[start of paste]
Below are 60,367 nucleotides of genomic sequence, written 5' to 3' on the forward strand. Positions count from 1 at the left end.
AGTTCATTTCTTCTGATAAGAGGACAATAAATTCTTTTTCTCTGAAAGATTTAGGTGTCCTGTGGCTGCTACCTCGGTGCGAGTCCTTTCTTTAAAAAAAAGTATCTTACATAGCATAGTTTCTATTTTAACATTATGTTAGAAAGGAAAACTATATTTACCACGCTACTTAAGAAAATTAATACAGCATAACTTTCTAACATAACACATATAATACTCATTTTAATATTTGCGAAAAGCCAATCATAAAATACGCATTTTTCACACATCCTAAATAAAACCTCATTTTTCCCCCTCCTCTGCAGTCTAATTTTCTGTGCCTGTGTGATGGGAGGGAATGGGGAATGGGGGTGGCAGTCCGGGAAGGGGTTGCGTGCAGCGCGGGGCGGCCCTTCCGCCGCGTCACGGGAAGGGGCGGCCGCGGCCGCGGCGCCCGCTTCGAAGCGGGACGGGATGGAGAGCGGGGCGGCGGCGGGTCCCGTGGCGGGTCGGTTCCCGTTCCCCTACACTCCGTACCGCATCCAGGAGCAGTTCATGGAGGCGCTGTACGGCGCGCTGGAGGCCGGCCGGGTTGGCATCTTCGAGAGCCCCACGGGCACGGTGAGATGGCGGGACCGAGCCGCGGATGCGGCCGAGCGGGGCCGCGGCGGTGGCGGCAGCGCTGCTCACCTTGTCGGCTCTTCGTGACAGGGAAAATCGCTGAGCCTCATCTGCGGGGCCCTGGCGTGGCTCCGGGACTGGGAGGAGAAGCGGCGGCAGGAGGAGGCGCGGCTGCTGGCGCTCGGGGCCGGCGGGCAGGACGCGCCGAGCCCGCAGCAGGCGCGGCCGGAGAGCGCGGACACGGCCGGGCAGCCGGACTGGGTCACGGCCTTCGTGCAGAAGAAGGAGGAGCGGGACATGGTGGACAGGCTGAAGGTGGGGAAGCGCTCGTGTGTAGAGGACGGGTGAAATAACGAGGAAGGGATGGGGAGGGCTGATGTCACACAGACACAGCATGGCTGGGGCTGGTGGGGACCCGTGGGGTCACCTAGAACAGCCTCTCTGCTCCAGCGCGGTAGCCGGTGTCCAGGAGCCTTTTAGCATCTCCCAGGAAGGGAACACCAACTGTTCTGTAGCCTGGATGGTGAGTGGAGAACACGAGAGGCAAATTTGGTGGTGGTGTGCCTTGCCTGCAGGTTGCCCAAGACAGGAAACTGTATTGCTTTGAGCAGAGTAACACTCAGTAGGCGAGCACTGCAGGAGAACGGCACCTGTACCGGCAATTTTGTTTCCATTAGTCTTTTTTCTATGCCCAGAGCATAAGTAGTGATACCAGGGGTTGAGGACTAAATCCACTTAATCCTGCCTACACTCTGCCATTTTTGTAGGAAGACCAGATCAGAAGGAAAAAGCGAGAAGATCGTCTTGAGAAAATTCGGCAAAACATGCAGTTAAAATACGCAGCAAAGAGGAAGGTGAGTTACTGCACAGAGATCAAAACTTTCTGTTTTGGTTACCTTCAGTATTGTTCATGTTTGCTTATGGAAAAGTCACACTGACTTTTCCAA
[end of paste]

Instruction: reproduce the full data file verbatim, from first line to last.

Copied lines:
Below are 60,367 nucleotides of genomic sequence, written 5' to 3' on the forward strand. Positions count from 1 at the left end.
AGTTCATTTCTTCTGATAAGAGGACAATAAATTCTTTTTCTCTGAAAGATTTAGGTGTCCTGTGGCTGCTACCTCGGTGCGAGTCCTTTCTTTAAAAAAAAGTATCTTACATAGCATAGTTTCTATTTTAACATTATGTTAGAAAGGAAAACTATATTTACCACGCTACTTAAGAAAATTAATACAGCATAACTTTCTAACATAACACATATAATACTCATTTTAATATTTGCGAAAAGCCAATCATAAAATACGCATTTTTCACACATCCTAAATAAAACCTCATTTTTCCCCCTCCTCTGCAGTCTAATTTTCTGTGCCTGTGTGATGGGAGGGAATGGGGAATGGGGGTGGCAGTCCGGGAAGGGGTTGCGTGCAGCGCGGGGCGGCCCTTCCGCCGCGTCACGGGAAGGGGCGGCCGCGGCCGCGGCGCCCGCTTCGAAGCGGGACGGGATGGAGAGCGGGGCGGCGGCGGGTCCCGTGGCGGGTCGGTTCCCGTTCCCCTACACTCCGTACCGCATCCAGGAGCAGTTCATGGAGGCGCTGTACGGCGCGCTGGAGGCCGGCCGGGTTGGCATCTTCGAGAGCCCCACGGGCACGGTGAGATGGCGGGACCGAGCCGCGGATGCGGCCGAGCGGGGCCGCGGCGGTGGCGGCAGCGCTGCTCACCTTGTCGGCTCTTCGTGACAGGGAAAATCGCTGAGCCTCATCTGCGGGGCCCTGGCGTGGCTCCGGGACTGGGAGGAGAAGCGGCGGCAGGAGGAGGCGCGGCTGCTGGCGCTCGGGGCCGGCGGGCAGGACGCGCCGAGCCCGCAGCAGGCGCGGCCGGAGAGCGCGGACACGGCCGGGCAGCCGGACTGGGTCACGGCCTTCGTGCAGAAGAAGGAGGAGCGGGACATGGTGGACAGGCTGAAGGTGGGGAAGCGCTCGTGTGTAGAGGACGGGTGAAATAACGAGGAAGGGATGGGGAGGGCTGATGTCACACAGACACAGCATGGCTGGGGCTGGTGGGGACCCGTGGGGTCACCTAGAACAGCCTCTCTGCTCCAGCGCGGTAGCCGGTGTCCAGGAGCCTTTTAGCATCTCCCAGGAAGGGAACACCAACTGTTCTGTAGCCTGGATGGTGAGTGGAGAACACGAGAGGCAAATTTGGTGGTGGTGTGCCTTGCCTGCAGGTTGCCCAAGACAGGAAACTGTATTGCTTTGAGCAGAGTAACACTCAGTAGGCGAGCACTGCAGGAGAACGGCACCTGTACCGGCAATTTTGTTTCCATTAGTCTTTTTTCTATGCCCAGAGCATAAGTAGTGATACCAGGGGTTGAGGACTAAATCCACTTAATCCTGCCTACACTCTGCCATTTTTGTAGGAAGACCAGATCAGAAGGAAAAAGCGAGAAGATCGTCTTGAGAAAATTCGGCAAAACATGCAGTTAAAATACGCAGCAAAGAGGAAGGTGAGTTACTGCACAGAGATCAAAACTTTCTGTTTTGGTTACCTTCAGTATTGTTCATGTTTGCTTATGGAAAAGTCACACTGACTTTTCCAA